Ashley Dunning brought some baggage to a job interview Wednesday at the California Public Employees’ Retirement System.
She was one of two finalists for an assignment as a special counsel to the CalPERS Board of Administration, where she’d advise board members on conflicts of interest and their fiduciary responsibilities. She’s the board’s acting fiduciary counsel, and she delivered a top-notch presentation that had board members ready to offer the job on a longer contract.
The hang-up for some board members, however, is that she’s the attorney representing Marin County in a lawsuit striking fear in public employees around the state.
Her side is defending the county’s interpretation of a law aimed at ending pension spiking. The case gained a broader scope in August when an appeals court used the lawsuit to rule that public workers are entitled to a “reasonable pension,” but not necessarily one that’s calculated on the most favorable formula for them.
Premium content for only $0.99
For the most comprehensive local coverage, subscribe today.
Those words could undermine the “California rule,” the precedent that promised pension benefits cannot be reduced. The case is on its way to the state Supreme Court.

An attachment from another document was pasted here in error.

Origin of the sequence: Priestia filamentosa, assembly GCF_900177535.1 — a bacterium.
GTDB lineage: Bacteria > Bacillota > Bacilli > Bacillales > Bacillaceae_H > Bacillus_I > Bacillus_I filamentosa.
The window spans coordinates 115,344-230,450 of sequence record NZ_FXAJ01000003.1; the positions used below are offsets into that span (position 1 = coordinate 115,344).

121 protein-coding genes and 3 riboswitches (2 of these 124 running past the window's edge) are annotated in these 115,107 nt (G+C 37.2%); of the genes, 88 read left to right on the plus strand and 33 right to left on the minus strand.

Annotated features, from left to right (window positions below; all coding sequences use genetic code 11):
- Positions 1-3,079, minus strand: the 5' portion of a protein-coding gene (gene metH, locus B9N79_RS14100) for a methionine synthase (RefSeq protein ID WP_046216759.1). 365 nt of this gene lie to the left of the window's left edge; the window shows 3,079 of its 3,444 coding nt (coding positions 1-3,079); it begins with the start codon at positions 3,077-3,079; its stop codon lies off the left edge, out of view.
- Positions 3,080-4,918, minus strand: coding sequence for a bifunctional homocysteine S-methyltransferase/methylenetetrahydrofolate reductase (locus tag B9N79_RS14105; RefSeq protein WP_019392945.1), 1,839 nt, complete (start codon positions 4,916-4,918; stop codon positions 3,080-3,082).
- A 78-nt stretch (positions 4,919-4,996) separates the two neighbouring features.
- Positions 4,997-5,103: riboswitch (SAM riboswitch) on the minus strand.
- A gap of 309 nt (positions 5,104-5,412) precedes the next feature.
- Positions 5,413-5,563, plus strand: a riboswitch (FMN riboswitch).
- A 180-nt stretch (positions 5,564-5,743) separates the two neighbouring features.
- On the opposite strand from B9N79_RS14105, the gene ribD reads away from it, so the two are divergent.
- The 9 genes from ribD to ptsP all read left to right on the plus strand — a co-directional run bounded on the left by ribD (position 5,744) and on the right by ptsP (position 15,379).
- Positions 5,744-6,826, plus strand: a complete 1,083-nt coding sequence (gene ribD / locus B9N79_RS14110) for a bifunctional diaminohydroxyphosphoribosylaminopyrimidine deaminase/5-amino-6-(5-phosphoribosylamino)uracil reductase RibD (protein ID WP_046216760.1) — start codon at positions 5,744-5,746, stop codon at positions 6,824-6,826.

“The California rule is very, very, very important to the people we represent,” CalPERS board member J..J. Jelincic said before he voted against offering Dunning’s firm a contract.
Dunning was ready for the board’s questions. She said she “very strongly” favors the California rule and that the Marin County case is not meant to challenge it. She said the appeals court went beyond her side’s argument when it issued its ruling.
Dunning’s firm, Nossaman, won the CalPERS contract and will work with the board at a rate of $550 an hour. The Nossaman team was helped by its competitor, Seyfarth Shaw, whose lead attorney was badgered by CalPERS board member Richard Costigan until the lawyer acknowledged that he opposes the California rule.